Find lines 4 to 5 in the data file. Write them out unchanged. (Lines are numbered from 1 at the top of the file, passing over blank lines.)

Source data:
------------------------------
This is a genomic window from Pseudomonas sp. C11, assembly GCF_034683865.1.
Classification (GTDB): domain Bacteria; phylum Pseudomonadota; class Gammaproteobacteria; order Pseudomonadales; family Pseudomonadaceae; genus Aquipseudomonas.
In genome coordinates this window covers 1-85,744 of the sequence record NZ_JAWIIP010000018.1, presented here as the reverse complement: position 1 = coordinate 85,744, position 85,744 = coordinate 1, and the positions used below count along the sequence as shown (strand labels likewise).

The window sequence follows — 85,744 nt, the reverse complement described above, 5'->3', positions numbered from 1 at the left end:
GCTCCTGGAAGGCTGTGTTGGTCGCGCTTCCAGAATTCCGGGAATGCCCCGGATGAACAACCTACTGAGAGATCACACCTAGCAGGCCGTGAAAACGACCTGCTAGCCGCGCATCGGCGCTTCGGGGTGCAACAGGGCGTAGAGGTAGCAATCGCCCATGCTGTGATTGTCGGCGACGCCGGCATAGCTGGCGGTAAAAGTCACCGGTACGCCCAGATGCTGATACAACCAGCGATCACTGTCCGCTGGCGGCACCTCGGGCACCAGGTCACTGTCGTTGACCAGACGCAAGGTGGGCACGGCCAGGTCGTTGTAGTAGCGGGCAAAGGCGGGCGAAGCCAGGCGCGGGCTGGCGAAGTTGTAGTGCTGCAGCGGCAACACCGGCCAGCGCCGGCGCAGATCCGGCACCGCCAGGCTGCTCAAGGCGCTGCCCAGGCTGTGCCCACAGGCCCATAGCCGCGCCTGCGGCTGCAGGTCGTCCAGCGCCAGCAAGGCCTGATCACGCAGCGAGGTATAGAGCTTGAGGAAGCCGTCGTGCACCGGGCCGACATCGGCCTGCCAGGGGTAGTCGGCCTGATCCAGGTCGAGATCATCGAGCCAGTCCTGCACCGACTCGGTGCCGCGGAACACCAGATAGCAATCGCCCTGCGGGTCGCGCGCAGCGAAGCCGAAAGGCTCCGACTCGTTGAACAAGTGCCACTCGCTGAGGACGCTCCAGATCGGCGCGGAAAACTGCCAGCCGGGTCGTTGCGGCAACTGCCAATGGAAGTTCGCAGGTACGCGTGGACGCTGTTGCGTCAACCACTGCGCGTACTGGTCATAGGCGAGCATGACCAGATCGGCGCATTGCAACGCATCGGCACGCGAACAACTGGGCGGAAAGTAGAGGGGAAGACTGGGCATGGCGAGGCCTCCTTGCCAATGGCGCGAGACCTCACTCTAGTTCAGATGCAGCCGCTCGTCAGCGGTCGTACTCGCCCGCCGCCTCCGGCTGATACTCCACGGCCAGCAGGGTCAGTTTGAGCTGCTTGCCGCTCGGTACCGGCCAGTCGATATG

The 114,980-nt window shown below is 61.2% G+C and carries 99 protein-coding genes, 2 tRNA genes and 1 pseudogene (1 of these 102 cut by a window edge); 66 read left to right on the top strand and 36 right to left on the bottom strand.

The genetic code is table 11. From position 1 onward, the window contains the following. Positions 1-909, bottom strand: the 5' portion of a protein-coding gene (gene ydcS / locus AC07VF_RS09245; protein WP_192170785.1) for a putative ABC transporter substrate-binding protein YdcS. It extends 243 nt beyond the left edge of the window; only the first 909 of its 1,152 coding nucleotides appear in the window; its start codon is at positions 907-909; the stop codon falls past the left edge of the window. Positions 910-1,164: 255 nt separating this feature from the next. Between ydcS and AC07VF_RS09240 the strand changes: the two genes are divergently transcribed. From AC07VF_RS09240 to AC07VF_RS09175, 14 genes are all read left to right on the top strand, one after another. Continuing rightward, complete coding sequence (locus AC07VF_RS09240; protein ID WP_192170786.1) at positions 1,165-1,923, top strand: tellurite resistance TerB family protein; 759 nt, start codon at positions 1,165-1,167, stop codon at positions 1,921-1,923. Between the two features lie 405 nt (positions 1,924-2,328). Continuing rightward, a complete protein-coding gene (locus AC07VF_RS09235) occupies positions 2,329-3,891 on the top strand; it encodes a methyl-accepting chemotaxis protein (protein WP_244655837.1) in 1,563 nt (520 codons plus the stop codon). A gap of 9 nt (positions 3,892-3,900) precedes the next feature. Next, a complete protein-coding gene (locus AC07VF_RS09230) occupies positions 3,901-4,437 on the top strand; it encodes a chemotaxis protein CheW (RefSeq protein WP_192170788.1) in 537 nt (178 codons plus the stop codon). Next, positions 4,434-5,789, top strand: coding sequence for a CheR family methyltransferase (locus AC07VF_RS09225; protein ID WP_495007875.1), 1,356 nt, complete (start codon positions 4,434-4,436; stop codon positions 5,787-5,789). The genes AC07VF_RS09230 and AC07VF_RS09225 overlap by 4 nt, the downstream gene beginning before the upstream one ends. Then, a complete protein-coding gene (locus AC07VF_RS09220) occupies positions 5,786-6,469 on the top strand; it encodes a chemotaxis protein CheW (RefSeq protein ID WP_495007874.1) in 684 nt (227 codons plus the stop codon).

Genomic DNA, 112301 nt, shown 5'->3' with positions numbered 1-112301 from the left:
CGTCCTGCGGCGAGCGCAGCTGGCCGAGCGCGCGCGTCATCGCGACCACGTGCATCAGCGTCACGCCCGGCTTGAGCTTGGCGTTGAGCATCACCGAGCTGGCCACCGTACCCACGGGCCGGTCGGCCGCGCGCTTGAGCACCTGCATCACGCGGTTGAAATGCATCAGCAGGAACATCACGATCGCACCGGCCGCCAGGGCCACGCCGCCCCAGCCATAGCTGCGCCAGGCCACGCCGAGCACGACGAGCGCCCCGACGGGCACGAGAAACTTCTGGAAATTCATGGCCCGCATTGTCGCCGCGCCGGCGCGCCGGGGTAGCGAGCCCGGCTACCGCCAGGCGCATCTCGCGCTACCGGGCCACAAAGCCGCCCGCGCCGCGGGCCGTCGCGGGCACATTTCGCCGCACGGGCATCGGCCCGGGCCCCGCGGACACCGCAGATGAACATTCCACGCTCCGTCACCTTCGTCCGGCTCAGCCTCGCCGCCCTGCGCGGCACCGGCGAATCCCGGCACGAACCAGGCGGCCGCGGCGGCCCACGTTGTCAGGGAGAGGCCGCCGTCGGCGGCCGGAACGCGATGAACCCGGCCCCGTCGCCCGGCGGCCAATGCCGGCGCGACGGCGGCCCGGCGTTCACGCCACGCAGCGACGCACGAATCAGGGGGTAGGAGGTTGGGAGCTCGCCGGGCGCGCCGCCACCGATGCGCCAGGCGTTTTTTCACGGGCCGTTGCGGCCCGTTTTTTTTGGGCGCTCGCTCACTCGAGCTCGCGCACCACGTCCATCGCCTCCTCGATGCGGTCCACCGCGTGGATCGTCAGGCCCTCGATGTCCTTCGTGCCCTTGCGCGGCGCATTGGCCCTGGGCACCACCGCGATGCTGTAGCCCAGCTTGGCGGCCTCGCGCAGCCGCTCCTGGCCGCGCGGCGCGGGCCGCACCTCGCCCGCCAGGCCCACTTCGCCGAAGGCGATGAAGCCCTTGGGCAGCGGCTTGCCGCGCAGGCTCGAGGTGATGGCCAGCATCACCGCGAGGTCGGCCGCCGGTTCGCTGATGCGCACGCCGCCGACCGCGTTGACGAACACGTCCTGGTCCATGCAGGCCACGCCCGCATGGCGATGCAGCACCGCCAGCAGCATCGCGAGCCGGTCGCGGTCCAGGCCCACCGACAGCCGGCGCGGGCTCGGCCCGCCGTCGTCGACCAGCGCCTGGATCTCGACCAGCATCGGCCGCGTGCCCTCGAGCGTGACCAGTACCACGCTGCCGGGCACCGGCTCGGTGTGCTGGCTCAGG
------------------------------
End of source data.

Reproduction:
The window sequence follows — 85,744 nt, the reverse complement described above, 5'->3', positions numbered from 1 at the left end:
GCTCCTGGAAGGCTGTGTTGGTCGCGCTTCCAGAATTCCGGGAATGCCCCGGATGAACAACCTACTGAGAGATCACACCTAGCAGGCCGTGAAAACGACCTGCTAGCCGCGCATCGGCGCTTCGGGGTGCAACAGGGCGTAGAGGTAGCAATCGCCCATGCTGTGATTGTCGGCGACGCCGGCATAGCTGGCGGTAAAAGTCACCGGTACGCCCAGATGCTGATACAACCAGCGATCACTGTCCGCTGGCGGCACCTCGGGCACCAGGTCACTGTCGTTGACCAGACGCAAGGTGGGCACGGCCAGGTCGTTGTAGTAGCGGGCAAAGGCGGGCGAAGCCAGGCGCGGGCTGGCGAAGTTGTAGTGCTGCAGCGGCAACACCGGCCAGCGCCGGCGCAGATCCGGCACCGCCAGGCTGCTCAAGGCGCTGCCCAGGCTGTGCCCACAGGCCCATAGCCGCGCCTGCGGCTGCAGGTCGTCCAGCGCCAGCAAGGCCTGATCACGCAGCGAGGTATAGAGCTTGAGGAAGCCGTCGTGCACCGGGCCGACATCGGCCTGCCAGGGGTAGTCGGCCTGATCCAGGTCGAGATCATCGAGCCAGTCCTGCACCGACTCGGTGCCGCGGAACACCAGATAGCAATCGCCCTGCGGGTCGCGCGCAGCGAAGCCGAAAGGCTCCGACTCGTTGAACAAGTGCCACTCGCTGAGGACGCTCCAGATCGGCGCGGAAAACTGCCAGCCGGGTCGTTGCGGCAACTGCCAATGGAAGTTCGCAGGTACGCGTGGACGCTGTTGCGTCAACCACTGCGCGTACTGGTCATAGGCGAGCATGACCAGATCGGCGCATTGCAACGCATCGGCACGCGAACAACTGGGCGGAAAGTAGAGGGGAAGACTGGGCATGGCGAGGCCTCCTTGCCAATGGCGCGAGACCTCACTCTAGTTCAGATGCAGCCGCTCGTCAGCGGTCGTACTCGCCCGCCGCCTCCGGCTGATACTCCACGGCCAGCAGGGTCAGTTTGAGCTGCTTGCCGCTCGGTACCGGCCAGTCGATATG